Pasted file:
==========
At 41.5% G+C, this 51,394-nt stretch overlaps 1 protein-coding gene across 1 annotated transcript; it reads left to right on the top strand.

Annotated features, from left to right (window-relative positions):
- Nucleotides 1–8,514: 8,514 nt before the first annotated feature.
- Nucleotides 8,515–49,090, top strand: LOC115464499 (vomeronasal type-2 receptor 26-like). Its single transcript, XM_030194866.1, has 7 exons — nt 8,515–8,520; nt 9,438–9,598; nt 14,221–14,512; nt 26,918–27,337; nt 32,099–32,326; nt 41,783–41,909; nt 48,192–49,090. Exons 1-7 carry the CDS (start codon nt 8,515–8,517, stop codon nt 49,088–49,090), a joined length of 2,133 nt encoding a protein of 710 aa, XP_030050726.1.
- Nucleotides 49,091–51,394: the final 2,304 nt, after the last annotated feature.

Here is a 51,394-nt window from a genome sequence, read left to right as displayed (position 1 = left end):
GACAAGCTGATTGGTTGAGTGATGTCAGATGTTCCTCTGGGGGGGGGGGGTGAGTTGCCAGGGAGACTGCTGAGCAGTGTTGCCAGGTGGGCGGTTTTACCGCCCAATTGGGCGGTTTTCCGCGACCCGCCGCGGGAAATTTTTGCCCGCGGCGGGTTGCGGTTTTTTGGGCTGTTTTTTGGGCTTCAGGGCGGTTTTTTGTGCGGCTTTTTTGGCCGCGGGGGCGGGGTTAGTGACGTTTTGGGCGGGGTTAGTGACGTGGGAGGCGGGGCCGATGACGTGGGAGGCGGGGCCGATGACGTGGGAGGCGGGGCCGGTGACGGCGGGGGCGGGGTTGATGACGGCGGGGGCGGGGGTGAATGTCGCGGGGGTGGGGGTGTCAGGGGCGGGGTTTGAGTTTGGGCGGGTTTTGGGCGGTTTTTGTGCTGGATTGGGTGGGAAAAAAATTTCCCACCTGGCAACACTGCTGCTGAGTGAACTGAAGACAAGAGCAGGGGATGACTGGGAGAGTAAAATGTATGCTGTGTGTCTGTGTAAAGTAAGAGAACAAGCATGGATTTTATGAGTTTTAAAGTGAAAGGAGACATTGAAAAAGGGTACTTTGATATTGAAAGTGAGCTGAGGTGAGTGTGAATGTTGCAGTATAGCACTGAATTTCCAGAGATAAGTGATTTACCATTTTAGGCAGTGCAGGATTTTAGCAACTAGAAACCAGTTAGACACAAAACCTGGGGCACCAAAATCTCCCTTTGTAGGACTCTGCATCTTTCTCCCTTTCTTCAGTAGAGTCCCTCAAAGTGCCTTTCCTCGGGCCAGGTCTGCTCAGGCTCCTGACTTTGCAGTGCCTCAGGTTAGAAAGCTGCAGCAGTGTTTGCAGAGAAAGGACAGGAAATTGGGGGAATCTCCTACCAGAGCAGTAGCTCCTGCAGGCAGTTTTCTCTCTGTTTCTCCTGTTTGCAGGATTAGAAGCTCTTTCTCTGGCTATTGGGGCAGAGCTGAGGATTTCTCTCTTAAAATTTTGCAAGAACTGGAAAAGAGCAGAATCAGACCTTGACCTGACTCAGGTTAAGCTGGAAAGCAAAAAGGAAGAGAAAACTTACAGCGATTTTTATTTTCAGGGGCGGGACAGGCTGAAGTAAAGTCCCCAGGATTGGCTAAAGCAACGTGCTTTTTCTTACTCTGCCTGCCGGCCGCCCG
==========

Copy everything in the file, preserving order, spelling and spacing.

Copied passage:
At 41.5% G+C, this 51,394-nt stretch overlaps 1 protein-coding gene across 1 annotated transcript; it reads left to right on the top strand.

Annotated features, from left to right (window-relative positions):
- Nucleotides 1–8,514: 8,514 nt before the first annotated feature.
- Nucleotides 8,515–49,090, top strand: LOC115464499 (vomeronasal type-2 receptor 26-like). Its single transcript, XM_030194866.1, has 7 exons — nt 8,515–8,520; nt 9,438–9,598; nt 14,221–14,512; nt 26,918–27,337; nt 32,099–32,326; nt 41,783–41,909; nt 48,192–49,090. Exons 1-7 carry the CDS (start codon nt 8,515–8,517, stop codon nt 49,088–49,090), a joined length of 2,133 nt encoding a protein of 710 aa, XP_030050726.1.
- Nucleotides 49,091–51,394: the final 2,304 nt, after the last annotated feature.

Here is a 51,394-nt window from a genome sequence, read left to right as displayed (position 1 = left end):
GACAAGCTGATTGGTTGAGTGATGTCAGATGTTCCTCTGGGGGGGGGGGGTGAGTTGCCAGGGAGACTGCTGAGCAGTGTTGCCAGGTGGGCGGTTTTACCGCCCAATTGGGCGGTTTTCCGCGACCCGCCGCGGGAAATTTTTGCCCGCGGCGGGTTGCGGTTTTTTGGGCTGTTTTTTGGGCTTCAGGGCGGTTTTTTGTGCGGCTTTTTTGGCCGCGGGGGCGGGGTTAGTGACGTTTTGGGCGGGGTTAGTGACGTGGGAGGCGGGGCCGATGACGTGGGAGGCGGGGCCGATGACGTGGGAGGCGGGGCCGGTGACGGCGGGGGCGGGGTTGATGACGGCGGGGGCGGGGGTGAATGTCGCGGGGGTGGGGGTGTCAGGGGCGGGGTTTGAGTTTGGGCGGGTTTTGGGCGGTTTTTGTGCTGGATTGGGTGGGAAAAAAATTTCCCACCTGGCAACACTGCTGCTGAGTGAACTGAAGACAAGAGCAGGGGATGACTGGGAGAGTAAAATGTATGCTGTGTGTCTGTGTAAAGTAAGAGAACAAGCATGGATTTTATGAGTTTTAAAGTGAAAGGAGACATTGAAAAAGGGTACTTTGATATTGAAAGTGAGCTGAGGTGAGTGTGAATGTTGCAGTATAGCACTGAATTTCCAGAGATAAGTGATTTACCATTTTAGGCAGTGCAGGATTTTAGCAACTAGAAACCAGTTAGACACAAAACCTGGGGCACCAAAATCTCCCTTTGTAGGACTCTGCATCTTTCTCCCTTTCTTCAGTAGAGTCCCTCAAAGTGCCTTTCCTCGGGCCAGGTCTGCTCAGGCTCCTGACTTTGCAGTGCCTCAGGTTAGAAAGCTGCAGCAGTGTTTGCAGAGAAAGGACAGGAAATTGGGGGAATCTCCTACCAGAGCAGTAGCTCCTGCAGGCAGTTTTCTCTCTGTTTCTCCTGTTTGCAGGATTAGAAGCTCTTTCTCTGGCTATTGGGGCAGAGCTGAGGATTTCTCTCTTAAAATTTTGCAAGAACTGGAAAAGAGCAGAATCAGACCTTGACCTGACTCAGGTTAAGCTGGAAAGCAAAAAGGAAGAGAAAACTTACAGCGATTTTTATTTTCAGGGGCGGGACAGGCTGAAGTAAAGTCCCCAGGATTGGCTAAAGCAACGTGCTTTTTCTTACTCTGCCTGCCGGCCGCCCG